The Iranians, Russians, Saudis and Turks are all jockeying for influence in Iraq while America looks on wearily.
America made plans to invade Canada and fight the British Empire and Japan simultaneously.
The war in Yemen has three dimensions, only one of which directly affects the United States.
Age-old stereotypes about the Middle East do little to help us make sense of the war in Syria today.
With the United Kingdom out of the way, the French can finally lead a defense union separate from NATO.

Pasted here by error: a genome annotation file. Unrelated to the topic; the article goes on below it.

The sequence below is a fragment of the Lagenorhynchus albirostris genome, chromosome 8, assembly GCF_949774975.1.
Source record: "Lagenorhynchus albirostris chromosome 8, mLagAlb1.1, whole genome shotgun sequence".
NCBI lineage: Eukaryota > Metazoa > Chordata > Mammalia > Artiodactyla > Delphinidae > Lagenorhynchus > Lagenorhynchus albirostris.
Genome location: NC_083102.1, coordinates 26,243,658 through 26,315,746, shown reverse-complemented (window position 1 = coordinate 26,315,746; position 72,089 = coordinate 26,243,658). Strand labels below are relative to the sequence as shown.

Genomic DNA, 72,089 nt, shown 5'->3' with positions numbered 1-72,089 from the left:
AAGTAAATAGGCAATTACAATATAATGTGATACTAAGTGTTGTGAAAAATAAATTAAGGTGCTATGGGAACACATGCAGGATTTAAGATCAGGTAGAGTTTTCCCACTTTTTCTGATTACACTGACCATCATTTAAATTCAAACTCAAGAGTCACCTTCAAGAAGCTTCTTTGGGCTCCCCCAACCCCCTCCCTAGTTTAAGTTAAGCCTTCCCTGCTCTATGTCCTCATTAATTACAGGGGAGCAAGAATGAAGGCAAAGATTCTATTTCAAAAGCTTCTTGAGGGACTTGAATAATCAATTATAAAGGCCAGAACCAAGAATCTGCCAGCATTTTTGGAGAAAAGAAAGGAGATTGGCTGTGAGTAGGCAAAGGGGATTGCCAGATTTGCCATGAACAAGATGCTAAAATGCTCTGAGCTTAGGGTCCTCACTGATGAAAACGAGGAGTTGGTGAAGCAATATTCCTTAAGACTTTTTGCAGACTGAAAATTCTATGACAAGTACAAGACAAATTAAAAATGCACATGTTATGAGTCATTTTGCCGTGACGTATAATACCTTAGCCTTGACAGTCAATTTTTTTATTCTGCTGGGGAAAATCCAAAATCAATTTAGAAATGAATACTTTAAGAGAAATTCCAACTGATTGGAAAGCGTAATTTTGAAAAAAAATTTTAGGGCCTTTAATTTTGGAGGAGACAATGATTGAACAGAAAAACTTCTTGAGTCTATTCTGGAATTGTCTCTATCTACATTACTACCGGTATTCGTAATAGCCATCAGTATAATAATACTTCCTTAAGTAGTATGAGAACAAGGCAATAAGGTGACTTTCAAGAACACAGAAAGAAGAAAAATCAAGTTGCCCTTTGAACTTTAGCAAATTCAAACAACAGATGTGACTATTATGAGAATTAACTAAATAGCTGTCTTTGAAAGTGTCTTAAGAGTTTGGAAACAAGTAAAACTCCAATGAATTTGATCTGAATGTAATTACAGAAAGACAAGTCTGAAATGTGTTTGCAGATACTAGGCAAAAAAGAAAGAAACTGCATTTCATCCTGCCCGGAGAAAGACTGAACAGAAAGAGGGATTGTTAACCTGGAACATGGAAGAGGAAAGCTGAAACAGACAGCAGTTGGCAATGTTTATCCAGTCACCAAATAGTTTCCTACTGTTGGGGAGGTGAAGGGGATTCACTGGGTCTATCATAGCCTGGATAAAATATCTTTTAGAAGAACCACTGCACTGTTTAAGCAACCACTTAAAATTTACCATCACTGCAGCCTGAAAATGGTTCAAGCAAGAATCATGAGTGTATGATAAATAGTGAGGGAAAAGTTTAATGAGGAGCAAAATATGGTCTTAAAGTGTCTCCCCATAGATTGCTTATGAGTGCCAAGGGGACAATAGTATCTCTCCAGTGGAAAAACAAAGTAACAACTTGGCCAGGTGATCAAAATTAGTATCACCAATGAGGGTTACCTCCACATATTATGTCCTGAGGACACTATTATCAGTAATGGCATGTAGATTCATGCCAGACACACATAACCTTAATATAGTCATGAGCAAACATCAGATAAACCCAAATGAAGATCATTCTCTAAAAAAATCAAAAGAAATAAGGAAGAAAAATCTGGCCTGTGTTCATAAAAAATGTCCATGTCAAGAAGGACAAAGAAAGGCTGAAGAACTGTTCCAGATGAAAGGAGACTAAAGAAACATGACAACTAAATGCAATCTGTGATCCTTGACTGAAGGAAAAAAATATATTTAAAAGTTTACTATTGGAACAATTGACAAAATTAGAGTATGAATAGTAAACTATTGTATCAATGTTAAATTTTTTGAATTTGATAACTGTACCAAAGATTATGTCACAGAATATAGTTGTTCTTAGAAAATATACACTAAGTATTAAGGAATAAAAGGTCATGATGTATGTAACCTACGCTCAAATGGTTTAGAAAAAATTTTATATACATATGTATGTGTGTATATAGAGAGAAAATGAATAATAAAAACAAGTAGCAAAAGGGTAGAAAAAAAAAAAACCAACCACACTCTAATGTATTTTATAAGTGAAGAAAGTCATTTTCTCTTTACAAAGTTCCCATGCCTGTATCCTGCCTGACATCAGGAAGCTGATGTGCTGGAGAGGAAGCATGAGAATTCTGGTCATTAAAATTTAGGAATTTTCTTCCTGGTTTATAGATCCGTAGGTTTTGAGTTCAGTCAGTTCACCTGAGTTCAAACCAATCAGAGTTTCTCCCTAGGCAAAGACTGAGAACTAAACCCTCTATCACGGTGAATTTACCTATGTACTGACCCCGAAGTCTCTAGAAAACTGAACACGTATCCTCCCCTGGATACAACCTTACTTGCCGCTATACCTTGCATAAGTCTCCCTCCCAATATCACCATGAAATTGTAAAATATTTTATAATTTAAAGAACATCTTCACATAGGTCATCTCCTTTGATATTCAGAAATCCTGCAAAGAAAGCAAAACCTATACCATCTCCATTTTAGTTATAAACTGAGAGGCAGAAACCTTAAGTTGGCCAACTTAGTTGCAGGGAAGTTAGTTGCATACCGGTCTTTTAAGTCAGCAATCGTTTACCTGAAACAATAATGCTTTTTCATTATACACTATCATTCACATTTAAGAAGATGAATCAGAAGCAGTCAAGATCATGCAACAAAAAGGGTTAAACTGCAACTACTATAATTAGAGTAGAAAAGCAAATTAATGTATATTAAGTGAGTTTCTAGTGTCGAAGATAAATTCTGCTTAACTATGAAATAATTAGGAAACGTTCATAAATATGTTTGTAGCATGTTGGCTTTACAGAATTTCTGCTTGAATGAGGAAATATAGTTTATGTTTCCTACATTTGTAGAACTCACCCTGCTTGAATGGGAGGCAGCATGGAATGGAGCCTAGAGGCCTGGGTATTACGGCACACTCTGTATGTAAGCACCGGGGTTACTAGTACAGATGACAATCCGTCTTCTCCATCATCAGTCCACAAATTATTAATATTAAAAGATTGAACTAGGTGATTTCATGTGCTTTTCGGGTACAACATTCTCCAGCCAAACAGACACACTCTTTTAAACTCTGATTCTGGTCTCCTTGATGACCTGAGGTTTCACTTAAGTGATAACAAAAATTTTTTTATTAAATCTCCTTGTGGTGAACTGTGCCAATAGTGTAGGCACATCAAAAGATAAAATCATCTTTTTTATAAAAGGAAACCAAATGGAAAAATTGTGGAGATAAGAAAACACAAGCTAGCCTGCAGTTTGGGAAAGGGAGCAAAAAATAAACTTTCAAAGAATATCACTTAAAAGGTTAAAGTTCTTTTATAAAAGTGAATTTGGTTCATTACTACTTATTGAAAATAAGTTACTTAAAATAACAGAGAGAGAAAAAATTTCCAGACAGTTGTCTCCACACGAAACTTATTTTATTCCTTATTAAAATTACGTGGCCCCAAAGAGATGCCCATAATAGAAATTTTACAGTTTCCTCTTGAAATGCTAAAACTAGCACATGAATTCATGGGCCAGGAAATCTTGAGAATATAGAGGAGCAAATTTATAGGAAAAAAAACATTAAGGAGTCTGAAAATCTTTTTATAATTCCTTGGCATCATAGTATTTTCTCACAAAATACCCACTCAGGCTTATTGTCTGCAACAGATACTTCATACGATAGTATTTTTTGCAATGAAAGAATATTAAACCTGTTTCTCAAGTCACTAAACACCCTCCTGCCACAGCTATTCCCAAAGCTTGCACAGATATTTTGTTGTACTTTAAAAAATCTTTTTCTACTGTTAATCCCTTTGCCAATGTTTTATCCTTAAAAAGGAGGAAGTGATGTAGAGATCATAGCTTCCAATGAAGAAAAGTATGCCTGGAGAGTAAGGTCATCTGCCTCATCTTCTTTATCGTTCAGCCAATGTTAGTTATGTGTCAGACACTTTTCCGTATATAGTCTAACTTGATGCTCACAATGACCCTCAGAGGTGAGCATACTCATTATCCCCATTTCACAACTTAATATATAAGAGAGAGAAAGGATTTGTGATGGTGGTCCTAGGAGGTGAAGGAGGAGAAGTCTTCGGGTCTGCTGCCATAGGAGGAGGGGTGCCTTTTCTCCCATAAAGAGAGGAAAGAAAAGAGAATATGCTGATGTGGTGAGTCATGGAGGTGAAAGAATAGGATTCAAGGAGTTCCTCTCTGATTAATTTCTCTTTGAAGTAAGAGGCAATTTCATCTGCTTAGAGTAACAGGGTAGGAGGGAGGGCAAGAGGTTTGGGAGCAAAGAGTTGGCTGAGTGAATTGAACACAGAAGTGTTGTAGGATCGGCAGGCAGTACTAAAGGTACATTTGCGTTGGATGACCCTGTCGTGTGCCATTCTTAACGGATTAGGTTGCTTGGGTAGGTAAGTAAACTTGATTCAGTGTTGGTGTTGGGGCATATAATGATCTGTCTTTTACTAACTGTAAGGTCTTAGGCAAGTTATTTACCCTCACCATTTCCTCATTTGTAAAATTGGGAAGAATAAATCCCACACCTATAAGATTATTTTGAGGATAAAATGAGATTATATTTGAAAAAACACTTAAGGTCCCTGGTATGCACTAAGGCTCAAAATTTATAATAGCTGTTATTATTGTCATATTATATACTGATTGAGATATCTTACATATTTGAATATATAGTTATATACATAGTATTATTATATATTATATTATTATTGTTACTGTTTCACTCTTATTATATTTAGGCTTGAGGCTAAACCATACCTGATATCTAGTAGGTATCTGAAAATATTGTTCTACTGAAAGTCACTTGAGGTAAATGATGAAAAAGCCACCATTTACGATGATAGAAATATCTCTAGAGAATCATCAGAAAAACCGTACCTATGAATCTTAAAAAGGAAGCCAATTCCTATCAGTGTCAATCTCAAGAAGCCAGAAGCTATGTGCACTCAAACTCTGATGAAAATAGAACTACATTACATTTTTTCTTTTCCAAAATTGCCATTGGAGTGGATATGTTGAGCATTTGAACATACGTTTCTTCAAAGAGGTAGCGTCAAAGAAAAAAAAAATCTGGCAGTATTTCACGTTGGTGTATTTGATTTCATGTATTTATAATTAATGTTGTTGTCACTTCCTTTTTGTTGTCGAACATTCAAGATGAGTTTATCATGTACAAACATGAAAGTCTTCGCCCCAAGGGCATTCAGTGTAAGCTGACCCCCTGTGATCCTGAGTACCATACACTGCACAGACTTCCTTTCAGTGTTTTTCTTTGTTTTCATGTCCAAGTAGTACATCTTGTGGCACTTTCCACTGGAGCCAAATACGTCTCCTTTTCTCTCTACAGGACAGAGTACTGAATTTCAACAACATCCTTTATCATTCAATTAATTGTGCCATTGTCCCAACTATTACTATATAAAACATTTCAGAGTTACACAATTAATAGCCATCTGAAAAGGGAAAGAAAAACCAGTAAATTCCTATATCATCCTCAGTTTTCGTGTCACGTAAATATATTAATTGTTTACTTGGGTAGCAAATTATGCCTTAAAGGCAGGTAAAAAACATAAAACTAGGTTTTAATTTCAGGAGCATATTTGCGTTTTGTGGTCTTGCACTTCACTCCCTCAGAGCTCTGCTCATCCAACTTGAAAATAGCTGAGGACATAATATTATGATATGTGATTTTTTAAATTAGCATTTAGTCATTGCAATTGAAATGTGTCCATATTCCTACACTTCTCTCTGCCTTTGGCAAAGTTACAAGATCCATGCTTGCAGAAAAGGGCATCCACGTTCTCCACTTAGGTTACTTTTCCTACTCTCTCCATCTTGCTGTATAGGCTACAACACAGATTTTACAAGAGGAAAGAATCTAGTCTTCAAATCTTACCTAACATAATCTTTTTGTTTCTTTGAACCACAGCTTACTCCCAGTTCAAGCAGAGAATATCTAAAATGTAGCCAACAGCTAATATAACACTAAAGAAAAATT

Russia and the United States have short-, medium- and long-term interests in pacifying Syria.
Turkey’s first priority is stopping Kurdish separatism. Longer term, it is looking at gaining regional influence.
Why did Turkey chose this moment to drive a wedge between Islamic State and Kurdish militants in Syria?
Allied propaganda envisaged of a globe-spanning German empire. It turned out rather differently.
The Syrian dictator has so far left the Kurds alone. What changed his mind is anyone’s guess.
Mosul fell because of the Iraqi state’s dysfunction. The counteroffensive may succeed, but it won’t be enough.
In the spring of 1941, Germany seemed capable of anything — even invading the Middle East.